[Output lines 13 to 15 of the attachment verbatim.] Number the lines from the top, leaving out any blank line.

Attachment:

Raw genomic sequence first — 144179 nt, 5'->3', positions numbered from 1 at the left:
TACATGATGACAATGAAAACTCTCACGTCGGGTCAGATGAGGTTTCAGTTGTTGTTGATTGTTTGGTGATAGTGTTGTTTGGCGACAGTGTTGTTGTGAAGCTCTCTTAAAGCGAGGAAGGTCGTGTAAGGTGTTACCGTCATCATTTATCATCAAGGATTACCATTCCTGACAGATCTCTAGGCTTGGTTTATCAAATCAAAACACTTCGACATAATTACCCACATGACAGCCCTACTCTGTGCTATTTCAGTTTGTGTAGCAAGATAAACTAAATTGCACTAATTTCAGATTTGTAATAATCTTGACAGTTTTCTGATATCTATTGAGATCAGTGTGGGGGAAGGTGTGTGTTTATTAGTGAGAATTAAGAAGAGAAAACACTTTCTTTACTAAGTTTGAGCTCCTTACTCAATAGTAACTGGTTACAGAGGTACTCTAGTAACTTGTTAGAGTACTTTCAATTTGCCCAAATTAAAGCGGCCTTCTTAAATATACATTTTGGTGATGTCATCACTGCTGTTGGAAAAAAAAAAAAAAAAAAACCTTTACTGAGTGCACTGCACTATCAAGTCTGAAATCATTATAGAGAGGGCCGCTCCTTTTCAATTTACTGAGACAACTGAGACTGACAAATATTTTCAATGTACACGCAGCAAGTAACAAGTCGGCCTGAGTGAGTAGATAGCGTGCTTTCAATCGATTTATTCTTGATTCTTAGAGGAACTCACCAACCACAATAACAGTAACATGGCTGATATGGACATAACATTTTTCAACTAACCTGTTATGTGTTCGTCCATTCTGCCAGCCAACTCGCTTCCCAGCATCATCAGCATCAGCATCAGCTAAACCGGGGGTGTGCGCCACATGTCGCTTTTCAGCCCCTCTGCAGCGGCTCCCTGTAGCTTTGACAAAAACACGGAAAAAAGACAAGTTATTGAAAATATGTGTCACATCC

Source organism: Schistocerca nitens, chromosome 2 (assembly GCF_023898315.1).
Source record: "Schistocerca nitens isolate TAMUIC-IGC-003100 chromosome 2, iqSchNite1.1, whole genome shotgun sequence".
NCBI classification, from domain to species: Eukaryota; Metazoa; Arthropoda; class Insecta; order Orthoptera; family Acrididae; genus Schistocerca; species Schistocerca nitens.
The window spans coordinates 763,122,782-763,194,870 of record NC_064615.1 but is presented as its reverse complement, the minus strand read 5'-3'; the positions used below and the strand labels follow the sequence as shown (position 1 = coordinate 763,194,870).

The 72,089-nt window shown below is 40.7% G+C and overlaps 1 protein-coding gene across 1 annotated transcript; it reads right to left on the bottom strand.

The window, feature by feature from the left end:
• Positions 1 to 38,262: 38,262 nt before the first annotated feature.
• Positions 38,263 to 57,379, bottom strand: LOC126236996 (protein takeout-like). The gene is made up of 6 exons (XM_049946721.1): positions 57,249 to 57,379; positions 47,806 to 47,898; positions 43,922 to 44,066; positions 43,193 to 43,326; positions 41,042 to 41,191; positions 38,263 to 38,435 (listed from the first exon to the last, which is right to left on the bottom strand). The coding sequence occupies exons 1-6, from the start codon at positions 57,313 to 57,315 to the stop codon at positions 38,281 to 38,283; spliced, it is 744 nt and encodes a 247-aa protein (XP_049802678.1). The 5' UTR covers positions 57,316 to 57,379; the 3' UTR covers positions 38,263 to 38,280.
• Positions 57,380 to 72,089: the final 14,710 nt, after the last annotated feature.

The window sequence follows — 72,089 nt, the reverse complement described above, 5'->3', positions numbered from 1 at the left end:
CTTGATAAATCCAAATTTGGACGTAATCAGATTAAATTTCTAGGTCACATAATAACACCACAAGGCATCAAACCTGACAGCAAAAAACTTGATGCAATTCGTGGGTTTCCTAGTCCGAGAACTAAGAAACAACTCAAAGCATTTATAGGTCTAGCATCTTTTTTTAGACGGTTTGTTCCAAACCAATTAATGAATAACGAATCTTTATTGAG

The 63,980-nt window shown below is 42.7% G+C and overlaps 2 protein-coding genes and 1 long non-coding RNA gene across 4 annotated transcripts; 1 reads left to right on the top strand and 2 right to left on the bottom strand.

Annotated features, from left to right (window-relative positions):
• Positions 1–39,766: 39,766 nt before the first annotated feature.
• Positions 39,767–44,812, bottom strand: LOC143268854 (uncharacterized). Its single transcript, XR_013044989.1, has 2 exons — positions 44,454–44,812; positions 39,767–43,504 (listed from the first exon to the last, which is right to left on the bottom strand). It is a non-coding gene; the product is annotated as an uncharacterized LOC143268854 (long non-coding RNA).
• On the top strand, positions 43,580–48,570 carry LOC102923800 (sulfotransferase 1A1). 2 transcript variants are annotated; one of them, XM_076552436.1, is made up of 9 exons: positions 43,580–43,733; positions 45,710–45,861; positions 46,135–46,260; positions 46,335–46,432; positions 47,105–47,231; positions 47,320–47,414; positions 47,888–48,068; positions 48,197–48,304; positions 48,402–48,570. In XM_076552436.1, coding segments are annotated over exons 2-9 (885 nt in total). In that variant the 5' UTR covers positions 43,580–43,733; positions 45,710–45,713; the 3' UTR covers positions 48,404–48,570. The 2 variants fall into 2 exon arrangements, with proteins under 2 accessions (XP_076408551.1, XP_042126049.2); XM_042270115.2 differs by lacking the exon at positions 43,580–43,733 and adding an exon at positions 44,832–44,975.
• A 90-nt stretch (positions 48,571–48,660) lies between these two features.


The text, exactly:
CTTGATAAATCCAAATTTGGACGTAATCAGATTAAATTTCTAGGTCACATAATAACACCACAAGGCATCAAACCTGACAGCAAAAAACTTGATGCAATTCGTGGGTTTCCTAGTCCGAGAACTAAGAAACAACTCAAAGCATTTATAGGTCTAGCATCTTTTTTTAGACGGTTTGTTCCAAACCAATTAATGAATAACGAATCTTTATTGAG

The 63,980-nt window shown below is 42.7% G+C and overlaps 2 protein-coding genes and 1 long non-coding RNA gene across 4 annotated transcripts; 1 reads left to right on the top strand and 2 right to left on the bottom strand.

Annotated features, from left to right (window-relative positions):